Integrating LiDAR and Sonar Data for the Costa Concordia Wreck

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In early 2012 Codevintec, an Italian technology supplier for the earth sciences and geomatics industry for over 40 years, received an unusual call from the Crisis Team of Vigili Del Fuoco, Italy’s fire and rescue service. Only two days before, the cruise ship Costa Concordia had run aground off Isola del Giglio in Tuscany with the loss of 32 passengers and crew. Now the Crisis Team was turning its focus from rescue operations to recovering bodies and preventing the hazardous fuel from leaking.

The Costa Concordia still posed many unknown dangers to the rescue workers. As the ship was never designed to rest on its side, there were fears that its superstructure might buckle and warp, trapping divers and opening fuel tanks into the sensitive ecological area around the island. Even worse, sea charts showed that the ship was resting precariously on an underwater slope where the seafloor dropped rapidly, but the Crisis Team could not see under the ship to determine how stable its position was and whether it was in danger of suddenly rolling deeper.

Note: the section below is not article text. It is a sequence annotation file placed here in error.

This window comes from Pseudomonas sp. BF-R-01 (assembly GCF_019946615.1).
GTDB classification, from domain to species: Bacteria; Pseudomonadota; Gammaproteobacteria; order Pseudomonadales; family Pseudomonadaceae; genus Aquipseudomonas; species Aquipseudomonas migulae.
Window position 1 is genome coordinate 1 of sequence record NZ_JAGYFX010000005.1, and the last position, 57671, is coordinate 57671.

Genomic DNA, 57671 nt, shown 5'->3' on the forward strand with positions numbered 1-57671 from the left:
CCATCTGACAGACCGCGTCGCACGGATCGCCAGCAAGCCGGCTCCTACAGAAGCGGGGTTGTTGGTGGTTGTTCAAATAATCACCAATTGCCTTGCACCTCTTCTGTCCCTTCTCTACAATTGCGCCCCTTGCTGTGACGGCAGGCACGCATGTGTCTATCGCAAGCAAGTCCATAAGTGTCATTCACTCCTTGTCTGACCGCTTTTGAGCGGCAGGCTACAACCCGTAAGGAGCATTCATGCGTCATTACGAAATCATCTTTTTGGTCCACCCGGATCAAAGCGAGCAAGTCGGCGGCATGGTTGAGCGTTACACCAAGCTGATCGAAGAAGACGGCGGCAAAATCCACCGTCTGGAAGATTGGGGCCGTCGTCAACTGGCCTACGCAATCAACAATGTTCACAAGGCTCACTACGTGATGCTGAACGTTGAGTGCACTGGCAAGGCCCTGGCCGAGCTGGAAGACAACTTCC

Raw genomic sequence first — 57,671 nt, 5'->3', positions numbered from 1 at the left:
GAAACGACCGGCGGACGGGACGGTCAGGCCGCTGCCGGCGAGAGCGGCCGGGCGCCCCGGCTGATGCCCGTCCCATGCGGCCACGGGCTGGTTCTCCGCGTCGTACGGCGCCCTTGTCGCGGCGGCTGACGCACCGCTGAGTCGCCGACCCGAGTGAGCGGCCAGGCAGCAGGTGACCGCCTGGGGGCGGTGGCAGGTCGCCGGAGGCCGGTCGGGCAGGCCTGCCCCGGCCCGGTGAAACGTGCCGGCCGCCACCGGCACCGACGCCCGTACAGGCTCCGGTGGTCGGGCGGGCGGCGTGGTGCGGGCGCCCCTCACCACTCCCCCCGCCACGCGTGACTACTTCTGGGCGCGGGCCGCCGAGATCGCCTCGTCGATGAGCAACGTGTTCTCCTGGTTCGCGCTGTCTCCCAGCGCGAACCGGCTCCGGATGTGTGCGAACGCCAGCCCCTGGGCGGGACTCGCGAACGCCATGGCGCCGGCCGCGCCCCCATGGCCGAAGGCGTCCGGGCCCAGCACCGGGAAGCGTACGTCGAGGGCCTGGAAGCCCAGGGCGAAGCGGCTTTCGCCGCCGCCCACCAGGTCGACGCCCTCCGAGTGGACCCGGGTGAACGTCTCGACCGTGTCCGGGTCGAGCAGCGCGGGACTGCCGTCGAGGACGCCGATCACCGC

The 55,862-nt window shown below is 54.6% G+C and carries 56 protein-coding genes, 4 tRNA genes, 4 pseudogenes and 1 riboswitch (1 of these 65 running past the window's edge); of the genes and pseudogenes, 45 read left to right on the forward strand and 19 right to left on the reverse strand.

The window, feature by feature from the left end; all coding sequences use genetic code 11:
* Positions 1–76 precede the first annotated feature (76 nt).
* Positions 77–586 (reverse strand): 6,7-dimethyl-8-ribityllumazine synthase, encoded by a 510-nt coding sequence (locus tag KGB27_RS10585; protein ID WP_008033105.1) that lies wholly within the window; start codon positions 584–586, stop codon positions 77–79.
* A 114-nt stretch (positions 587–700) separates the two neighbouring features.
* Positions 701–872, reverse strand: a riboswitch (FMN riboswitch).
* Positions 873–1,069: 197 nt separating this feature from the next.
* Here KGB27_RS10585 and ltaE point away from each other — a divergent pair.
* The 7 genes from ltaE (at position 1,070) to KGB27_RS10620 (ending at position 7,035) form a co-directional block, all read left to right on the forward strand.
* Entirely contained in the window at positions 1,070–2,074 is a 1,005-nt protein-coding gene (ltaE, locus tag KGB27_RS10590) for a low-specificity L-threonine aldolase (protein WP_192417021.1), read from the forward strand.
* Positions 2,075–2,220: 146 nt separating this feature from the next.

With all these unknowns, the Crisis Team decided that it needed a complete survey of the wreck, both above and under the water. For this purpose, it contacted Codevintec about using their ILRIS/SeaBat system, which is specifically designed for simultaneous above-water and underwater surveying from a marine vehicle.

Sensor FusionThe ILRIS/SeaBat System
The ILRIS/SeaBat is a watercraftmounted system that uses different sensors to capture both topographic and bathymetric data: a side-mounted Optech ILRIS terrestrial laser scanner captures above-water data while a RESON SeaBat multibeam echosounder collects bathymetry data. Both sensors are integrated with a position and orientation system.

Mobile surveying with the Optech ILRIS LiDAR uses a different approach than static surveying. In static surveys, the ILRIS uses two scanner mirrors to spread the beam vertically and horizontally across the sensor’s field of view in order to create the 3D image. For mobile surveying, however, the ILRIS is mounted to point off the vessel’s port or starboard side, meaning that the movement of the survey vessel itself provides the horizontal motion. In this approach the ILRIS only needs to scan vertically as the vessel moves alongside the target, which is in fact how most of Optech’s mobile LiDAR systems operate.